Every writer has their own way of working their way through a novel. Some draw up detailed plans, scene by scene, including plot points and beats. Some even create collages that include pictures of their characters, locations, etc., to spark their gray cells. Others, like me, "Fog Walk". Some call us "pantsers". I prefer fog walker.
I have writer buddies who shudder when I mention the notion of fog walking. "How can you do that?" they ask. I have no idea. It just works. I usually start with an idea for an opening scene and, if I'm lucky, the closing scene. The middle is a complete mystery at this point. Then I start working on the book. Sometimes I write lineally and sometimes I do the patchwork technique, penning the scene most plaguing me at the moment. Then I have to go back and knit that all those pieces together. It's ugly, but it works for me.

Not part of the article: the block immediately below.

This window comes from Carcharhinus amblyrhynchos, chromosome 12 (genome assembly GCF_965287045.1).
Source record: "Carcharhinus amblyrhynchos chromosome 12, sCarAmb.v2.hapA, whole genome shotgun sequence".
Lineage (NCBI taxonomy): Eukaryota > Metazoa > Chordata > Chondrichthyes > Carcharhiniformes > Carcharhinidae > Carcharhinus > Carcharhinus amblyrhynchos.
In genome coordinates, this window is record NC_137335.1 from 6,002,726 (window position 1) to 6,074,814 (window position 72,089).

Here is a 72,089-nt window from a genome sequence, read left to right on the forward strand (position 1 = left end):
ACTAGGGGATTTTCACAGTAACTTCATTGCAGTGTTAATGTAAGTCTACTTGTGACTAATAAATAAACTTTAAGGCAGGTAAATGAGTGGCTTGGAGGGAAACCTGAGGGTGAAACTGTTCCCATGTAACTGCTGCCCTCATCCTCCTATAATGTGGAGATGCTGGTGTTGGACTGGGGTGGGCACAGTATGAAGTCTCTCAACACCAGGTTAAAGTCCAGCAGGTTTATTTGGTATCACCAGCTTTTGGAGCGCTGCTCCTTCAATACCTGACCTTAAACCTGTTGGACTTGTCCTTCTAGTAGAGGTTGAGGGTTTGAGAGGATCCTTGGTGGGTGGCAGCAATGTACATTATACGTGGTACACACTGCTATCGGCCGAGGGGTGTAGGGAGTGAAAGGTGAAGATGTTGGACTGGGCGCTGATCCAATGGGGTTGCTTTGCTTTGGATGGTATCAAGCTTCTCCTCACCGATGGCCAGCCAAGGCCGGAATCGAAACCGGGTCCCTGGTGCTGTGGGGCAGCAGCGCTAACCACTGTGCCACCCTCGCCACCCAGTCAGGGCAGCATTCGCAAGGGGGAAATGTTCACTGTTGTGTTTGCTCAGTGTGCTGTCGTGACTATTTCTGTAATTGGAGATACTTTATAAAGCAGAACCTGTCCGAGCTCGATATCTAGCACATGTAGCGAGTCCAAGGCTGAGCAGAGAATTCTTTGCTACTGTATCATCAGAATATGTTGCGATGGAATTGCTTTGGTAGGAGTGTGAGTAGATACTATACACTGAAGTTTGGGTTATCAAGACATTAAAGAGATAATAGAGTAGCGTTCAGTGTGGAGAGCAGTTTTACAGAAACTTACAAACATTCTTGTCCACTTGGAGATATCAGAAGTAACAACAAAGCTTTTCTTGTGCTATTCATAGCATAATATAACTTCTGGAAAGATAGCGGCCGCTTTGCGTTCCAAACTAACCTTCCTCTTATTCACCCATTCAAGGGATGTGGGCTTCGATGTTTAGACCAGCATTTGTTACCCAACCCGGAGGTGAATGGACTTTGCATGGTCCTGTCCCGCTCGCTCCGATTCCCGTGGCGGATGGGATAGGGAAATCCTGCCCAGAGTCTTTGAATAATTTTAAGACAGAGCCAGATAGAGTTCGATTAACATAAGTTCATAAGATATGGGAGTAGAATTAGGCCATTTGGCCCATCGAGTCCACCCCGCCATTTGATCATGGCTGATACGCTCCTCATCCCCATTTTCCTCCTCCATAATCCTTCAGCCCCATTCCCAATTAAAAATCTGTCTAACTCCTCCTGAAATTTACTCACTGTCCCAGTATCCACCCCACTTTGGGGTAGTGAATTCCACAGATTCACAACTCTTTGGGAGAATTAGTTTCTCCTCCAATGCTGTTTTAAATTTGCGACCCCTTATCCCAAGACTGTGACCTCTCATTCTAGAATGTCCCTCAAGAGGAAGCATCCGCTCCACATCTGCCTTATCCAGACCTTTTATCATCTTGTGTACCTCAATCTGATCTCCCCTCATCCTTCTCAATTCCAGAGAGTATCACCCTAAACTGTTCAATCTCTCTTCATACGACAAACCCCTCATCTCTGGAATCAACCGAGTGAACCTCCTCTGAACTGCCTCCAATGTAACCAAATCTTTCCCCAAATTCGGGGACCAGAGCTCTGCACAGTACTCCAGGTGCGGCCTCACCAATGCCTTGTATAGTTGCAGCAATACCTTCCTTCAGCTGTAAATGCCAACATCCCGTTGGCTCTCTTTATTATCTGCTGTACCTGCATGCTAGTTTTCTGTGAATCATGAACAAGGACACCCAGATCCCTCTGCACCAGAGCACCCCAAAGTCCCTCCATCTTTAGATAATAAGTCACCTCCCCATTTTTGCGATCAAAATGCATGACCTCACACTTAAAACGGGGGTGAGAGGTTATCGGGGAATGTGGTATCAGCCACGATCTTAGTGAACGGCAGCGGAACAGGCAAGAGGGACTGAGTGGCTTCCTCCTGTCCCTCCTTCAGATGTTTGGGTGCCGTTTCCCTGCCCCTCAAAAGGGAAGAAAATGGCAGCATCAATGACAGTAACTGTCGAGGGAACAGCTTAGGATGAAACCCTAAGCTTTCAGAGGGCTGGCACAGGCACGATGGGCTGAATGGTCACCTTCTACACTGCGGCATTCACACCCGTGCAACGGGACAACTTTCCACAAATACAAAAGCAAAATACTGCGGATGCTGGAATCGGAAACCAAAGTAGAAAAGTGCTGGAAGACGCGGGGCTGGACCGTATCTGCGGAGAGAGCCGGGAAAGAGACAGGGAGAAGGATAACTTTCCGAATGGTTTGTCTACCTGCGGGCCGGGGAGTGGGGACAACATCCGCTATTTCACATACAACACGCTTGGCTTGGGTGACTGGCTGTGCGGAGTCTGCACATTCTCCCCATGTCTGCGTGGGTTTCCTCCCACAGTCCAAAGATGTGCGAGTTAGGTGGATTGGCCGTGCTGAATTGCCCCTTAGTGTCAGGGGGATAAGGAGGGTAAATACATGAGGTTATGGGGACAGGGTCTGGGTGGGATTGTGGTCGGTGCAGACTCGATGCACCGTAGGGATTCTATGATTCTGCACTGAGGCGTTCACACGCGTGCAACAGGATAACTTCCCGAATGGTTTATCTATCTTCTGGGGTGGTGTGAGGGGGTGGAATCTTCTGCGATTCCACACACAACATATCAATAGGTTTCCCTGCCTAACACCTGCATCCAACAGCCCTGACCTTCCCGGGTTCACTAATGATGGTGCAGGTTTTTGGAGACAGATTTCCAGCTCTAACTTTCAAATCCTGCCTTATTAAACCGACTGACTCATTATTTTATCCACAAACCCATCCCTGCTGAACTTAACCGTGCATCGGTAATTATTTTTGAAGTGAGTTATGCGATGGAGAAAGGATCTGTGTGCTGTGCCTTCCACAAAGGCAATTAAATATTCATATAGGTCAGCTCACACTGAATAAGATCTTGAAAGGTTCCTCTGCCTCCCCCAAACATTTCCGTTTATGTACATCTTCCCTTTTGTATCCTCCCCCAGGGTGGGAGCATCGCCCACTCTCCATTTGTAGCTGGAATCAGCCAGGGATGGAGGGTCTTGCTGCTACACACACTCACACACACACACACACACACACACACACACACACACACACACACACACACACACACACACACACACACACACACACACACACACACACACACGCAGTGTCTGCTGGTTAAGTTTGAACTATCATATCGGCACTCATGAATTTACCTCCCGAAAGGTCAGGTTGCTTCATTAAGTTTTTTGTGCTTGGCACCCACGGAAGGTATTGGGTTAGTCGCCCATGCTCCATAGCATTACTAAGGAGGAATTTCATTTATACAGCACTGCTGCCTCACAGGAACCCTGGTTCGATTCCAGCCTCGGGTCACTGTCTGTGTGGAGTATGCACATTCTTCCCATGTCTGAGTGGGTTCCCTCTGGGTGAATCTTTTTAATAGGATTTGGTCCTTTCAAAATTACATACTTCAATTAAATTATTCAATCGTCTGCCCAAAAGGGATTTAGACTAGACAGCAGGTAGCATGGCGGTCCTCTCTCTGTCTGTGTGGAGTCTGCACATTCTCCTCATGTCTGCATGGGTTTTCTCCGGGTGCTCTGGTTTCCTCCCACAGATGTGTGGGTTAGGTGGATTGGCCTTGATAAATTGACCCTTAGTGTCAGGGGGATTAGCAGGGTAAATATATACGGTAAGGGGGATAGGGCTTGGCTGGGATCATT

I do use organizational adjuncts. I'm great with Excel spread sheets (after the first draft) that keep track of who is doing what, who knows what, and more precisely, when they're doing it. Since my stories are fitted within a specific historical time frame, I do need to pay attention to date, etc.
I recently added a 4' x 8' chalkboard to my toolkit. I use it to write out story ideas, work through complex scenes, list out questions that need to be addressed by the end of the book. There's something liberating about playing on a chalkboard. Maybe I'm a closet school teacher.
Fog walking is totally white knuckle when you're on deadline. Often it requires a lot of rewrites. For some reason, that's where I live. Might not be there in five years, but right now that white knuckle ride seems to be my thing.
So how do you plot? Or do you? Do you find the method varies depending on the book? What techniques do you use to track your story as you weave in the clues, the red herrings, and the bad guy(s)?